Absorbable hydrogel spacer use in men undergoing prostate cancer radiotherapy: 12 month toxicity and proctoscopy results of a prospective multicenter phase II trial

Matthias Uhl, Klaus Herfarth, Michael J. Eble, Michael Pinkawa, Baukelien van Triest, Robin Kalisvaart, Damien C. Weber, Raymond Miralbell, Danny Y. Song, Theodore L. DeWeese

Research output: Contribution to journalArticle

Abstract

Background: Radiation therapy is one of the recommended treatment options for localized prostate cancer. In randomized trials, dose escalation was correlated with better biochemical control but also with higher rectal toxicity. A prospective multicenter phase II study was carried out to evaluate the safety, clinical and dosimetric effects of the hydrogel prostate-rectum spacer. Here we present the 12 months toxicity results of this trial.Methods: Fifty two patients with localized prostate cancer received a transperineal PEG hydrogel injection between the prostate and rectum, and then received IMRT to a dose of 78 Gy. Gastrointestinal and genitourinary toxicity were recorded during treatment and at 3, 6 and 12 months following irradiation by using the RTOG/EORTC criteria. Additionally, proctoscopy was performed 12 months after treatment and the results were scored using the Vienna Rectoscopy Scale (VRS).Results: Of the patients treated 39.6% and 12.5% experienced acute Grade 1 and Grade 2 GI toxicity, respectively. There was no Grade 3 or Grade 4 acute GI toxicity experienced in the study. Only 4.3% showed late Grade 1 GI toxicity, and there was no late Grade 2 or greater GI toxicity experienced in the study. A total of 41.7%, 35.4% and 2.1% of the men experienced acute Grade 1, Grade 2 and Grade 3 GU toxicity, respectively. There was no Grade 4 acute GU toxicity experienced in the study. Late Grade 1 and Grade 2 GU toxicity was experienced in 17.0% and 2.1% of the patients, respectively. There was no late Grade 3 or greater GU toxicity experienced in the study. Seventy one percent of the patients had a VRS score of 0, and one patient (2%) had Grade 3 teleangiectasia. There was no evidence of ulceration, stricture or necrosis at 12 months.Conclusion: The use of PEG spacer gel is a safe and effective method to spare the rectum from higher dose and toxicity.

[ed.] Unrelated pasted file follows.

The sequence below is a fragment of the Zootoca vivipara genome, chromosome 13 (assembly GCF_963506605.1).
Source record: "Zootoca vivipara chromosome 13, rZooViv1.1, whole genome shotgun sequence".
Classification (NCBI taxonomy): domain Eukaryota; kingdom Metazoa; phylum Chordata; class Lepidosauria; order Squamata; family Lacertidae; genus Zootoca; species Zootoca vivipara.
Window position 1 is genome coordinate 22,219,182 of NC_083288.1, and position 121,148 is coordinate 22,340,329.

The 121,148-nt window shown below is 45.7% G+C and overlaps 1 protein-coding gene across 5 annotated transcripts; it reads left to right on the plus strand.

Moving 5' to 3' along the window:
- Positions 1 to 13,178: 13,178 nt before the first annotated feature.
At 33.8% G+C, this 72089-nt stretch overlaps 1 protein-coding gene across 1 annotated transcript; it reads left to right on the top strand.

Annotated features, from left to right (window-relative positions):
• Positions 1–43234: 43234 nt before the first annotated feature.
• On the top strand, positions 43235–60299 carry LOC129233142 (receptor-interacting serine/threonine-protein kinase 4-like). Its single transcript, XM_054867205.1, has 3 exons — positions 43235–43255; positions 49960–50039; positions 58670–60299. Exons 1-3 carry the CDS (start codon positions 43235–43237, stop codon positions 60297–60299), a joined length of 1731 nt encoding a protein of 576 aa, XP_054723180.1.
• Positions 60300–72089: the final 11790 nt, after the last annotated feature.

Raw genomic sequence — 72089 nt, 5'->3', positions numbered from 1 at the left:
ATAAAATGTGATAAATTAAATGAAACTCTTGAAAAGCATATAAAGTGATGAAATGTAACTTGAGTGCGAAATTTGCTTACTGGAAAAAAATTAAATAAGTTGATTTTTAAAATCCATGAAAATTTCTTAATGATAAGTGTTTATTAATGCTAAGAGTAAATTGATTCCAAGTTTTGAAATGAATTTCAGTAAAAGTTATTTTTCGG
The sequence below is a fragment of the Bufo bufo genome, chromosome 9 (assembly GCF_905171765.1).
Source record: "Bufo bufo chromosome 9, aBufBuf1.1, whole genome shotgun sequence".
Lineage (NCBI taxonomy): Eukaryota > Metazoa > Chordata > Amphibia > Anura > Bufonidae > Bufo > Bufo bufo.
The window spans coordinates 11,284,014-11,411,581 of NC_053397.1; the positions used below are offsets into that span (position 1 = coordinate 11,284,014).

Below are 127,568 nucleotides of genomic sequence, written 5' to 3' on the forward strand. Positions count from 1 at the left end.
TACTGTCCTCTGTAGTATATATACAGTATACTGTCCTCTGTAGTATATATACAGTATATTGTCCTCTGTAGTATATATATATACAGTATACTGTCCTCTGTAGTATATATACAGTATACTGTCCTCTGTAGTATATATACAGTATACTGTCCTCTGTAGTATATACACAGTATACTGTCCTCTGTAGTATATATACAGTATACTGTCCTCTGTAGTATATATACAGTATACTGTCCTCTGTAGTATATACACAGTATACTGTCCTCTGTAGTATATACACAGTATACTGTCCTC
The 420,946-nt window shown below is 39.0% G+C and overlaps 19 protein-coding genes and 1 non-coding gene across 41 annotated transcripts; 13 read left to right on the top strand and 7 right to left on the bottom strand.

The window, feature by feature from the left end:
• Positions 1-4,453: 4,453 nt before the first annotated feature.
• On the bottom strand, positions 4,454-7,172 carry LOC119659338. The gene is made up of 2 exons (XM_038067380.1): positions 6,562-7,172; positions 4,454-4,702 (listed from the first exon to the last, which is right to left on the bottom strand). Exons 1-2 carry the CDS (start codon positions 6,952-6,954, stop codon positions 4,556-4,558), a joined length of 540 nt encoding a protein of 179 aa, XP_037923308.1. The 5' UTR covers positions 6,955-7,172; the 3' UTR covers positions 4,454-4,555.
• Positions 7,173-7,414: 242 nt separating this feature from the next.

Original languageEnglish (US)
Article number96
JournalRadiation Oncology
Volume9
Issue number1
DOIs
StatePublished - Apr 24 2014

Keywords

  • Hydrogel
  • IMRT
  • Prostate cancer
  • Radiotherapy
  • Rectal toxicity
  • Spacer

ASJC Scopus subject areas

  • Oncology
  • Radiology Nuclear Medicine and imaging

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